Springfield, MO— As I meet families during my consultations the one emotional topic that usually gets brought up is aging parents voicing that it’s their children’s responsibility to care for them as long as they can. This topic usually is brought up when there is already a negative family dynamic entailing resentment, guilt, selfishness, and/or victim mentality. Not only am I an advisor, but I sometimes have to put on my mediator hat when topics like this get brought up during my meetings.
Are the adult children obligated and made to feel guilty to care for their aging family? My answer isn’t black and white, and culture and family dynamics play a vital role, though I never agree with aging parents that aren’t empathetic and open-minded to their children’s work and family schedule.
In the generation I advise, most of the women were homemakers while the spouse worked long hours, and children’s extracurricular activities were not overloaded like they’re today. These days women are in the workforce full time along with running the family unit and taking kids to extracurricular activities. So when I hear aging parents say, “I raised and took care of them, now it’s their turn”, I don’t always agree. Of course, if we were in a different country the advice may be different due to culture and work-life expectations.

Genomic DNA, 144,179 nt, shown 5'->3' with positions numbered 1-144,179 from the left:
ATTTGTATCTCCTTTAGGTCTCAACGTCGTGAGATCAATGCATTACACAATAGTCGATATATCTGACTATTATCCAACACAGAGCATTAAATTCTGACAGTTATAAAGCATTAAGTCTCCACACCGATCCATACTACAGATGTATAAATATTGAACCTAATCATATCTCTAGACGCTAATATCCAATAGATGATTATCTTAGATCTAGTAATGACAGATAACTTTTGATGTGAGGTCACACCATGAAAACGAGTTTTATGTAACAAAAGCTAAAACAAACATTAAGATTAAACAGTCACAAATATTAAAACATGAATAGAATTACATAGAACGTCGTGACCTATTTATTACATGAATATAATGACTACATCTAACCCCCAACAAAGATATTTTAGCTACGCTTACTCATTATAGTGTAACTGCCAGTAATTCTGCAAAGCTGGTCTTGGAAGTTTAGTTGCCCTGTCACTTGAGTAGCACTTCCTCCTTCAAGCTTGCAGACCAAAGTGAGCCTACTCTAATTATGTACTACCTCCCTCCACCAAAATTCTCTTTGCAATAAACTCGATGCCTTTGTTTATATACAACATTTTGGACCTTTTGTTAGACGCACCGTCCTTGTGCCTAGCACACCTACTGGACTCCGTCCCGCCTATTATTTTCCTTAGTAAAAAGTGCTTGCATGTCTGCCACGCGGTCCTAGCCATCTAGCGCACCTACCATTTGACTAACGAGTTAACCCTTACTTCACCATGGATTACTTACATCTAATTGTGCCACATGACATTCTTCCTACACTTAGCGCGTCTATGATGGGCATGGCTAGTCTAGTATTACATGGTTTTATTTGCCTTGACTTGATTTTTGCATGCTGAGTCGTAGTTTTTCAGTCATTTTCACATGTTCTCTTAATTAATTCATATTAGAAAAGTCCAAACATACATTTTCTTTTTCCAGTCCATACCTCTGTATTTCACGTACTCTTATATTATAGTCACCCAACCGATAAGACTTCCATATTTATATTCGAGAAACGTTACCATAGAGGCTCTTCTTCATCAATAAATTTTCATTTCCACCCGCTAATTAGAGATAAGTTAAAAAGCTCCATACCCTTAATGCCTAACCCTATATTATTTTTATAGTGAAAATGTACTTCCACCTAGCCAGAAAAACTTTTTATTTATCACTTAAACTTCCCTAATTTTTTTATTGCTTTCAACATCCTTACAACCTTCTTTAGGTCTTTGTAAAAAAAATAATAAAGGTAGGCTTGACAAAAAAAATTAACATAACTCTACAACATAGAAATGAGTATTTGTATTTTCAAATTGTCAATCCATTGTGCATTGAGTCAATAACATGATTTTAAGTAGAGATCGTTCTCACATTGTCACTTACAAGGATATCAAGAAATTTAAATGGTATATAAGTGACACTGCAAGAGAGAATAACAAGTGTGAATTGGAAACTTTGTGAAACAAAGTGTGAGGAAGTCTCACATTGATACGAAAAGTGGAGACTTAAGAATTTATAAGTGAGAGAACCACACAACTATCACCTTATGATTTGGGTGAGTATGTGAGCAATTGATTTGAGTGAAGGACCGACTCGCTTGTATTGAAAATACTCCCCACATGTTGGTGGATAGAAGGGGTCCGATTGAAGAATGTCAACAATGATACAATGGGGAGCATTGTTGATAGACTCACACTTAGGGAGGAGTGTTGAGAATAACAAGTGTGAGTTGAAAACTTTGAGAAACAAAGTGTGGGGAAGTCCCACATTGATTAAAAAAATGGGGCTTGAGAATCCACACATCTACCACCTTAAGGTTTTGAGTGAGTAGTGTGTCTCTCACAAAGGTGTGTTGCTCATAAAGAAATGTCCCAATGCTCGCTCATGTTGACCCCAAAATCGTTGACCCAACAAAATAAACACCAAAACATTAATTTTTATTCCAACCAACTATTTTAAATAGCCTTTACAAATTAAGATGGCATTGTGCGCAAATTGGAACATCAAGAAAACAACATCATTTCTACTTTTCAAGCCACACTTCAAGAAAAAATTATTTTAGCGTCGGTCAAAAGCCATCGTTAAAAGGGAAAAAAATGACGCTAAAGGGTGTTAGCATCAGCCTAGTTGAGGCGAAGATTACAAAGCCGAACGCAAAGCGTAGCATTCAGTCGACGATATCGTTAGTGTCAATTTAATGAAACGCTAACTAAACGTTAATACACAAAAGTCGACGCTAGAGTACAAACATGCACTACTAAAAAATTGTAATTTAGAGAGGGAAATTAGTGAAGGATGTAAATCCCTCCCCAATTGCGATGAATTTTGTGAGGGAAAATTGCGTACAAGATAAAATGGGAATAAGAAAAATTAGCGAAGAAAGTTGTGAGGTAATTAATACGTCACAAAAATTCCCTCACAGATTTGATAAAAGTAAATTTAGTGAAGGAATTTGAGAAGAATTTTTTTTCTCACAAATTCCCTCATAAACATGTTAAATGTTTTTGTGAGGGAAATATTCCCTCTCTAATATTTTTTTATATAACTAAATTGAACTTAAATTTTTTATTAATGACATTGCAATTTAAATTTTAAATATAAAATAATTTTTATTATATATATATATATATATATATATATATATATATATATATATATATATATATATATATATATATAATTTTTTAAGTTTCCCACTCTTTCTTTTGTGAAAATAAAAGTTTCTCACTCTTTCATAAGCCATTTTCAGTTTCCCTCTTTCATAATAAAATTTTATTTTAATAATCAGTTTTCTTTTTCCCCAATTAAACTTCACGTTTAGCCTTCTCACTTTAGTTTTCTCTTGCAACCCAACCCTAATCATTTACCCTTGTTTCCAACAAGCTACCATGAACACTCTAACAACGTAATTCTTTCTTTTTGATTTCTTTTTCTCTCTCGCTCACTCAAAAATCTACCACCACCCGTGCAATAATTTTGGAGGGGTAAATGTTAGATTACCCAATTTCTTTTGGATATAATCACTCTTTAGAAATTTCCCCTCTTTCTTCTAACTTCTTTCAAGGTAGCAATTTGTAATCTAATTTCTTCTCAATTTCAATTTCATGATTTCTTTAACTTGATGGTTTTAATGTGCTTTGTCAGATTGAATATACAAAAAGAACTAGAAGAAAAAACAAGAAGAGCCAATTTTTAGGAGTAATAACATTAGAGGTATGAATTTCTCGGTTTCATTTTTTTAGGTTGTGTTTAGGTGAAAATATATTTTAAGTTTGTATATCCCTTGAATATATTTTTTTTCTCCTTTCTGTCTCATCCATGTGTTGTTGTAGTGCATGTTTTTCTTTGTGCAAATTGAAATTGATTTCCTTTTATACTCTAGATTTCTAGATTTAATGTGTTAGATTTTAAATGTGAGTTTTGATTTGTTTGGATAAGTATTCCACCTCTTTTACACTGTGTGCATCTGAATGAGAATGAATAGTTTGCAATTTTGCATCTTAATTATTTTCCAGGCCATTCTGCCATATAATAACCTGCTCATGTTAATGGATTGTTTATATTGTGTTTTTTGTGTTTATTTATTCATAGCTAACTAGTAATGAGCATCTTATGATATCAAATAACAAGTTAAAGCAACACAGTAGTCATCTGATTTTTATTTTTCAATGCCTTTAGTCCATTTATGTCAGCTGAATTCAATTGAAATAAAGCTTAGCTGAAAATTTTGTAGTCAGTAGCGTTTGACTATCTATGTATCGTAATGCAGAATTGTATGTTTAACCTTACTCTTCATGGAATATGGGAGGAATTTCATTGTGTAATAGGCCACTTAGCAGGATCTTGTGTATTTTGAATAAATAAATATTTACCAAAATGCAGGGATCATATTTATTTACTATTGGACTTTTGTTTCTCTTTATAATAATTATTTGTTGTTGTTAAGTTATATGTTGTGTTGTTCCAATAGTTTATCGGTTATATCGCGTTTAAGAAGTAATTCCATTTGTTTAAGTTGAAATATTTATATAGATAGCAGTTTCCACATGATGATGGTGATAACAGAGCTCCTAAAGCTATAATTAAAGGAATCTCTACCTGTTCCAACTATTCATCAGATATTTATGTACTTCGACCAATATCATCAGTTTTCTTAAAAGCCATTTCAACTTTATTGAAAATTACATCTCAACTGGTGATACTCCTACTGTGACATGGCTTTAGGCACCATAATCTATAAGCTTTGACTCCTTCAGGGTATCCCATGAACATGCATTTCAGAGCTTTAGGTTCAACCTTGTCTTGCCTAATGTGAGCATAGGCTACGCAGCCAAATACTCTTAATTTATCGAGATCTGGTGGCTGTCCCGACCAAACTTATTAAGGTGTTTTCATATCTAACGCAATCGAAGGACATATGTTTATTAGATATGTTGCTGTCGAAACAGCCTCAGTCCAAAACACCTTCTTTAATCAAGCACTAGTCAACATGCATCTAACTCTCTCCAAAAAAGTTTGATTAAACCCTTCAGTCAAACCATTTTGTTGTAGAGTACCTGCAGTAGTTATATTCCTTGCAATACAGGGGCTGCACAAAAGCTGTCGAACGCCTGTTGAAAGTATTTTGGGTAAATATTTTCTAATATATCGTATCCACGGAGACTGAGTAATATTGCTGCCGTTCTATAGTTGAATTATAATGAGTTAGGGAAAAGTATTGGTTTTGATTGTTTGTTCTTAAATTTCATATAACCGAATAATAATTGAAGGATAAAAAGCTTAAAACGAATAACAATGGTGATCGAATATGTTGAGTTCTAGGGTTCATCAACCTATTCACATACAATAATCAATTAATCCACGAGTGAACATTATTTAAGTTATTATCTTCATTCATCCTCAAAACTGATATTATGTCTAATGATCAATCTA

Another area aging parents don’t think about is the actual caregiving needs. Most children don’t want to provide personal care to their parents, especially the opposite sex; personal care entailing bathing, toileting, and dressing. Also, children don’t always feel comfortable being the authority to parents when they need to be and this can add more friction between the parents and children.
Usually, my advice is if the parents are financially sound and want to remain at home I recommend leaving the personal care needs to a trusted outside in-home care company versus the children. This will allow the children to just be children while visiting versus personal caregivers, so no lines are blurred. If finances are tight I advise discussing Medicaid options and other external financial resources, if applicable.
Wise proactive long-term care planning will not only alleviate a lot of stress for all parties, but also will not leave children in a predicament to provide personal care to aging family.